To Preschool or Not to Preschool

By:, Canada's trusted source for camps and schools. preschool

Preschool education is the not-uncontroversial provision of education to very young children between the ages of zero or two and the age of five, before the child is set to begin mandatory education. Preschool is provided by many daycares but many private schools, especially Montessori, are able to provide preschool programs.

Private schools in particular offer superior programs that can substitute for any daycare program. Instead of paying an hourly rate for childcare, your child can actually receive early childhood education, pay tuition instead of daycare and come out relatively even (or even ahead, possibly). This option is underestimated or passed over by many parents.

Preschool’s proponents argue that it provides critical early stage grounding in personal, social and emotional development for children. Children learn to communicate better including speaking, listening and writing as well as interacting with others through play and learning together.

Preschool’s opponents say that it is most important for children to bond as much as possible with parents throughout their early years. There is some evidence that preschool is actually ineffective in giving children any kind of head start in school. 1 And there is other evidence that preschool’s long term benefits are at least questionable.2

Public preschool education

In Ontario there is full-day early learning for four and five year olds in the belief that this ensures that children get the best possible start in life and that this early start on education encourages them to grow up to be more creative thinkers and better problem solvers, more compassionate, engaged, and literate adults.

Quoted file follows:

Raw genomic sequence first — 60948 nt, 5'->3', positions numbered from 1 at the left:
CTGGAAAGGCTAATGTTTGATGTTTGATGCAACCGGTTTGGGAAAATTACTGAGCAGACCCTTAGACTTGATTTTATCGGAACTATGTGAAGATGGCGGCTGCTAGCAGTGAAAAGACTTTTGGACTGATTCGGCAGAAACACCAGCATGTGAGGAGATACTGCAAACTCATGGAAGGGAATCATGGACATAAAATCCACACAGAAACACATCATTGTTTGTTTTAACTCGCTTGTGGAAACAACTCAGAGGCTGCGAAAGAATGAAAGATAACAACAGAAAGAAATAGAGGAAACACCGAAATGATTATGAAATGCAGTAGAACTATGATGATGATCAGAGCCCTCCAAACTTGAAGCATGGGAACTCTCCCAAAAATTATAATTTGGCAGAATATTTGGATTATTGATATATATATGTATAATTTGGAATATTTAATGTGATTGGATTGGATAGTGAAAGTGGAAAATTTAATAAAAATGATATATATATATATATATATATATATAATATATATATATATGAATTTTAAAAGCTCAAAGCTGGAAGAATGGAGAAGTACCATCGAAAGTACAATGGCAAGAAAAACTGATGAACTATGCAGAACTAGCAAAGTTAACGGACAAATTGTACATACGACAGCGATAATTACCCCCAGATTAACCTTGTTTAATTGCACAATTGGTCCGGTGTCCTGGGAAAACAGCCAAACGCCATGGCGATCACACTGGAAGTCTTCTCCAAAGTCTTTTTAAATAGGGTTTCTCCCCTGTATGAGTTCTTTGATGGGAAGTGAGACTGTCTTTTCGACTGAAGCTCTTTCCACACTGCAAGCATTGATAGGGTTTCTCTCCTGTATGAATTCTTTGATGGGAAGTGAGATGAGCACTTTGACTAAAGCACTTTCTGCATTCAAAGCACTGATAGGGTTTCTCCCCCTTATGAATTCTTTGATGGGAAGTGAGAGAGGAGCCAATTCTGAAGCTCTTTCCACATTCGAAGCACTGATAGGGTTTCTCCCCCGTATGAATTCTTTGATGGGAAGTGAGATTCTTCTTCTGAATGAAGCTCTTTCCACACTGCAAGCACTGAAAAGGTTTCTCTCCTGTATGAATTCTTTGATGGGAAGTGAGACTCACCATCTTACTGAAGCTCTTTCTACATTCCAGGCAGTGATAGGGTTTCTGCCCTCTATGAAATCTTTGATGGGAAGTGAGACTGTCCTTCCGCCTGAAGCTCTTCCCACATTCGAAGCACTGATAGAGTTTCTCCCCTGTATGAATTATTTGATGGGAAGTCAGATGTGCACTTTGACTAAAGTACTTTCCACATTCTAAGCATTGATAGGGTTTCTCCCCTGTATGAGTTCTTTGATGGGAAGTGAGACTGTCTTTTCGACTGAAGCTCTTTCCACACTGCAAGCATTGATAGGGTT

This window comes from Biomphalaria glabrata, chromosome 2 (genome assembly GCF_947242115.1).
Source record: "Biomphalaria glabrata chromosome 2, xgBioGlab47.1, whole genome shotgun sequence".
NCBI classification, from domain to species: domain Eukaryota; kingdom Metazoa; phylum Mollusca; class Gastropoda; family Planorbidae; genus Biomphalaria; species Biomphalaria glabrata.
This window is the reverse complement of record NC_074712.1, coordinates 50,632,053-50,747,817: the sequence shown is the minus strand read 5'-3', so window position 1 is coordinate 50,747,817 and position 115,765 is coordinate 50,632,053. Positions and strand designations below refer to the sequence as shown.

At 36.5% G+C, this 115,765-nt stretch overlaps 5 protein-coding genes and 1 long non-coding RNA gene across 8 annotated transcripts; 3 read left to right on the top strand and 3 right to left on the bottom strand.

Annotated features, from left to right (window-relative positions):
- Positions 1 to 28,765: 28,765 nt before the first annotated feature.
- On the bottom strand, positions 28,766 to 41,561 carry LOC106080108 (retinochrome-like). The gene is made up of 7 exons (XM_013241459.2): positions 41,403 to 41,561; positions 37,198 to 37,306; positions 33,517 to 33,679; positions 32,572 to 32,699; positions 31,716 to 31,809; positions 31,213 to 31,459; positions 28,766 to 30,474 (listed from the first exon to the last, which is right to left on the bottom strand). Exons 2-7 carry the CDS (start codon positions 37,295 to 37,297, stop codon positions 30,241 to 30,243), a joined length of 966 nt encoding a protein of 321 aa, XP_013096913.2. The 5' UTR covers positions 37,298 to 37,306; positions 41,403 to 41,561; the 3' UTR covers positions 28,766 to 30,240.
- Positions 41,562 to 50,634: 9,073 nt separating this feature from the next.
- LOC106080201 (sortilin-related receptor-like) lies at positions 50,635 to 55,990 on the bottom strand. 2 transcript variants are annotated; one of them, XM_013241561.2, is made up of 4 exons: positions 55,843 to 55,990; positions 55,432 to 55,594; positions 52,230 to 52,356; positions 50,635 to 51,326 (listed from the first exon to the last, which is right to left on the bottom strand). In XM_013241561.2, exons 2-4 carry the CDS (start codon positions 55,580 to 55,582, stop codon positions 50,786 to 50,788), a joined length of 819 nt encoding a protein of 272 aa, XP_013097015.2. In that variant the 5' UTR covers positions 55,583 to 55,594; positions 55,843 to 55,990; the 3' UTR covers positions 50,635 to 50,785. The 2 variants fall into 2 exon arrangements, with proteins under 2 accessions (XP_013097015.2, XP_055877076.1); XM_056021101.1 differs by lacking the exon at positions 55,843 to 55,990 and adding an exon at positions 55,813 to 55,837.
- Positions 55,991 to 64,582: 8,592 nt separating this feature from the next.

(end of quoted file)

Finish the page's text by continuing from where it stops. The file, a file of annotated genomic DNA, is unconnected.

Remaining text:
Ontario’s premiere Dalton McGuinty wants the province to be a world leader in this respect. Other provinces seem to be taking a wait-and-see approach (as of 2010) but there is full day early learning in some parts of some United States.

Daycare and Preschool in a Private School

Parents often forego considering preschool in a private school as a cheap alternative to daycare.

The average cost of daycare in Canadian provinces such as Ontario, British Columbia or Alberta is about $40 per child (or as high as $57 per day). This comes to over $800 per month, more expensive than preschool tuition at many private schools, notably Montessori schools. Preschools at private schools offer a more structured environment, with the preschool learning environment created by professional educators.

Of course, not only do parents save money on tuition, they also give their child a head start on school. This is even more attractive to parents who have children close in age, as many schools offer sibling discounts, while daycare programs quite often charge more rigidly on a per-child cost basis.

It’s quite understandable when parents are leery of preschool. Perhaps they simply want to keep their child(ren) at home. There are many benefits to keeping preschool-aged children as close as possible to their parents. On the other hand, though, preschool at a private school offers your child a wealth of educational benefits that will carry forward much later in life.

The decision to preschool or not is up to each family, but if you do decide to do so, as with any school or care choice, it’s important overall to consider a child’s particular needs and find the right environment to encourage success.

1. Head Start Doesn’t Work
2. Early Childhood Education May Harm Children

Give your kids the best school experience this year. Meet with top schools across the country this fall at the Our Kids Private School Expos:

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